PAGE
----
Underappreciated Philosophical Friendships

(Professor Kremer also includes biographical information showing the “striking contrast” between Ryle’s relatively easy life and the challenging circumstances of MacDonald’s upbringing, education, and career; she was born into poverty, it appears she never met her father, and “at the age of nine, she was admitted into a sanatorium run by the National Children’s Home and Orphanage as a tuberculosis patient” after “her mother had abandoned her and left for Australia”).
“Margaret MacDonald and Gilbert Ryle: a philosophical friendship” appears in the British Journal for the History of Philosophy (it is paywalled, though readers may be able to access it through their university library). Despite the fact that “at the end of his life, Ryle tried to destroy his correspondence and unpublished writings,” including correspondence between him and MacDonald, he left behind certain clues to their philosophical friendship, and Professor Kremer brings together various pieces of evidence to suggest that her work “was an important source of ideas in Ryle’s philosophy, influencing both his famous distinction between knowledge-how and knowledge-that, and the development of his philosophical methodology.”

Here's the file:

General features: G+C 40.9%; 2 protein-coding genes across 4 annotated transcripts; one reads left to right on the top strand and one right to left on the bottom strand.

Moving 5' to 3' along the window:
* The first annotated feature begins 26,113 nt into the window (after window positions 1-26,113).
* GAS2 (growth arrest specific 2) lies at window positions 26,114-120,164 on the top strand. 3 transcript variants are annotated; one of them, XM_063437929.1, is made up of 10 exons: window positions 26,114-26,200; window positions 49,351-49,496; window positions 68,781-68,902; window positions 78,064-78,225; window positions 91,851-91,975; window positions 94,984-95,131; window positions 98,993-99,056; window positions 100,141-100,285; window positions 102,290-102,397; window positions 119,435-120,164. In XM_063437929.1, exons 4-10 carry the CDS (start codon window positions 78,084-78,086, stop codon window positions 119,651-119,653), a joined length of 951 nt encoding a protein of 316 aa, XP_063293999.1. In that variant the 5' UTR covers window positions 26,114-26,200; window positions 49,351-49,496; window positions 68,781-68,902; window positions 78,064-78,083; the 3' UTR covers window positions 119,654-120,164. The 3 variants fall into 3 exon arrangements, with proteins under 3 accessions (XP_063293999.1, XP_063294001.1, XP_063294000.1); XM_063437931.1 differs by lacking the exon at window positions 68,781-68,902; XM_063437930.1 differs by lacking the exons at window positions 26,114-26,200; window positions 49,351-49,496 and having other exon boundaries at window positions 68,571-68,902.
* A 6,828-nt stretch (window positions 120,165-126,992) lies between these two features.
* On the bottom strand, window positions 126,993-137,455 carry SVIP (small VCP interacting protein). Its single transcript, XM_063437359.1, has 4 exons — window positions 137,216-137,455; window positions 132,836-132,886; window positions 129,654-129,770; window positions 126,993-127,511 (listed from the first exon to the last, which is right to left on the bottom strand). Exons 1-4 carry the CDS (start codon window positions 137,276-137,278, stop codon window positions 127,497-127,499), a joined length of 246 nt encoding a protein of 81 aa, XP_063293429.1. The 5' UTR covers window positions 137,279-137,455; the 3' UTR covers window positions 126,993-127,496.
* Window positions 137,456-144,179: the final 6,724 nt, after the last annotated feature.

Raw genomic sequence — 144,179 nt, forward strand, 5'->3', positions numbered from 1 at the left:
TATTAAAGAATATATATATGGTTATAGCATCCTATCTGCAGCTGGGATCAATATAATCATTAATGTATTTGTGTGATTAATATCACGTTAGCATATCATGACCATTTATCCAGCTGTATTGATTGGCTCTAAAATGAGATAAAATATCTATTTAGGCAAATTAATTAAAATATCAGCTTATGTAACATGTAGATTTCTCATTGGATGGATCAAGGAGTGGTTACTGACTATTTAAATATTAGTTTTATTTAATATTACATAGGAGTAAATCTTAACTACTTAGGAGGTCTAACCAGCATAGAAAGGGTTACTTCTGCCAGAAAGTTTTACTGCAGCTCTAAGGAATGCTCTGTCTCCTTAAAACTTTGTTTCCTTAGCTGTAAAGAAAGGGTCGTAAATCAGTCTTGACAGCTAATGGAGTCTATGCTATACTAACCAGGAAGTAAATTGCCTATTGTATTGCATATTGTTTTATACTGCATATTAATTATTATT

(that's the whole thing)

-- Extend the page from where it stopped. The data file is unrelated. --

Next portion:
In a new article, Michael Kremer (University of Chicago) describes the results of some philosophical detective work he did uncovering the “philosophical friendship” of Margaret McDonald and Gilbert Ryle.

(photo by J. Weinberg)
It’s a fascinating read, and one that prompts curiosity about other less-well-known philosophical friendships involving notable philosophers, or friendships that were instrumental in the development of notable philosophical ideas. Examples welcome, as are your thoughts on philosophical friendships.